B.J. Cairns, A. Balkwill, D. Canoy, J. Green, G.K. Reeves, and V. Beral, for the Million Women Study Collaborators (2015). Variations in vascular mortality trends, 2001-2010, among 1.3 million women with different lifestyle risk factors for the disease. European Journal of Preventive Cardiology (online first). dx.doi.org/10.1177/2047487314563710
One of the most striking health achievements of recent decades is the large fall in mortality from vascular diseases, particularly coronary heart disease, but there are signs that this trend may be slowing in some populations.
Despite the knowledge that within populations there is great variation in vascular disease risk factors, there has been limited research into whether, within populations, all groups have benefitted equally from the fall in vascular mortality.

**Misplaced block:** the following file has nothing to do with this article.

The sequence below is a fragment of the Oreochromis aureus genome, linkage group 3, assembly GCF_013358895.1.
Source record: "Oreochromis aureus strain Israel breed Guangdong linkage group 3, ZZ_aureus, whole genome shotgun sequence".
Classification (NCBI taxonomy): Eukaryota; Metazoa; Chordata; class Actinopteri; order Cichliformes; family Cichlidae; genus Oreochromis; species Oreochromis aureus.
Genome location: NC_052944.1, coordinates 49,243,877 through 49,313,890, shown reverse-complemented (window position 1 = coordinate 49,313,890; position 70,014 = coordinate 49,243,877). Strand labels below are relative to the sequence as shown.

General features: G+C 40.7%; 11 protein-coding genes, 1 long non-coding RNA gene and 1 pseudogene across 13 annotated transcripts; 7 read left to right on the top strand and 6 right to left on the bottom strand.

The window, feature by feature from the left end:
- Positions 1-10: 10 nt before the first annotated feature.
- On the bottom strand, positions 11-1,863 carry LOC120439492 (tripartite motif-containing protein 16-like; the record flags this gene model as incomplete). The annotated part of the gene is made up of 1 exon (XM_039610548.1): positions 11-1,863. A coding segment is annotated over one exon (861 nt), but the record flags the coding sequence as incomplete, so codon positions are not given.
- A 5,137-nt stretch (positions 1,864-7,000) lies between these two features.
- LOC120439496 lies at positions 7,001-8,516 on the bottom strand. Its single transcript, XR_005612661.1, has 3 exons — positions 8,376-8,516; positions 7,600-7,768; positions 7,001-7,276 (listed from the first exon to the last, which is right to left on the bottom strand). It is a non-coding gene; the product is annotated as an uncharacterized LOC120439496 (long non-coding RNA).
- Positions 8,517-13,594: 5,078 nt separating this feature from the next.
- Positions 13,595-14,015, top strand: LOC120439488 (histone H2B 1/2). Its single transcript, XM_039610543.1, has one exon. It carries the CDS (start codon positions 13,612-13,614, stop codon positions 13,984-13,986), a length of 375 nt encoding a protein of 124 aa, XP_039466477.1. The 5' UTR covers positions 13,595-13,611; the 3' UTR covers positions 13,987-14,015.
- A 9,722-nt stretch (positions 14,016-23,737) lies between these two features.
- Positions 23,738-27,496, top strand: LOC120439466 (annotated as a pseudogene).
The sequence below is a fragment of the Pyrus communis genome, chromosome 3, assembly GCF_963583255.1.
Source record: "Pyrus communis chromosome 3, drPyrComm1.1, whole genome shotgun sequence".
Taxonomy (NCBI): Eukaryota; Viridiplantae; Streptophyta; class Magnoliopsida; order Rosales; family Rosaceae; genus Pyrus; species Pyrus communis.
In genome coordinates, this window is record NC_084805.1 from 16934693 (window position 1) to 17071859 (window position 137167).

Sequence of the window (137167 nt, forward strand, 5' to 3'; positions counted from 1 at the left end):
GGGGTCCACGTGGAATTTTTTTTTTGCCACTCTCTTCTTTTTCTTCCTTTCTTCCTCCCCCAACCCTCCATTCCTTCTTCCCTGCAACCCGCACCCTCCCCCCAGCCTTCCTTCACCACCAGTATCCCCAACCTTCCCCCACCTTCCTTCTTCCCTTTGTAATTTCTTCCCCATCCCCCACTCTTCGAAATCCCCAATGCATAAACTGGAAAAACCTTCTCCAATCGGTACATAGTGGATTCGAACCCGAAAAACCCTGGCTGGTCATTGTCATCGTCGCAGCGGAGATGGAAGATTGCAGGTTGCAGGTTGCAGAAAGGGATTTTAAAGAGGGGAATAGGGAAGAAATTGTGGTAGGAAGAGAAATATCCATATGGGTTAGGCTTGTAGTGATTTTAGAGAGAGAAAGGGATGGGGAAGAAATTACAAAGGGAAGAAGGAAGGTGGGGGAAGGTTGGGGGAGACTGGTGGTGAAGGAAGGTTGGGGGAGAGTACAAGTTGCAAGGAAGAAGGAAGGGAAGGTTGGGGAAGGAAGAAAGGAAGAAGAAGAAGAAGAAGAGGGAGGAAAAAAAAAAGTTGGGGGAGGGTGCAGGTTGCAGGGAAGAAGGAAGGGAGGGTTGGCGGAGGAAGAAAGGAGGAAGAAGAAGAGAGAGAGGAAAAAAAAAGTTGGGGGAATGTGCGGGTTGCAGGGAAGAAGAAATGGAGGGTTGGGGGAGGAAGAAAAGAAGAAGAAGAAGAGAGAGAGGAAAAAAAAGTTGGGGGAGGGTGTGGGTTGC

We found evidence that the decline in vascular mortality from 2001-2010 was not uniform across all groups of UK women, including that coronary heart disease mortality declined by nearly three quarters in normal weight women, but only one quarter in obese women.
Continuing reductions in vascular mortality might be achieved by public health or clinical interventions that are better-targeted to the groups which previously have benefitted the least.
EJPC is a European Society for Cardiology journal, and this paper found a home there after being transferred from ESC’s flagship European Heart Journal.
EHJ includes a “Translational Perspective” with many of its articles, and I wrote one for this study, but EJPC doesn’t do them. Not to let that effort go to waste, I’ve published it here.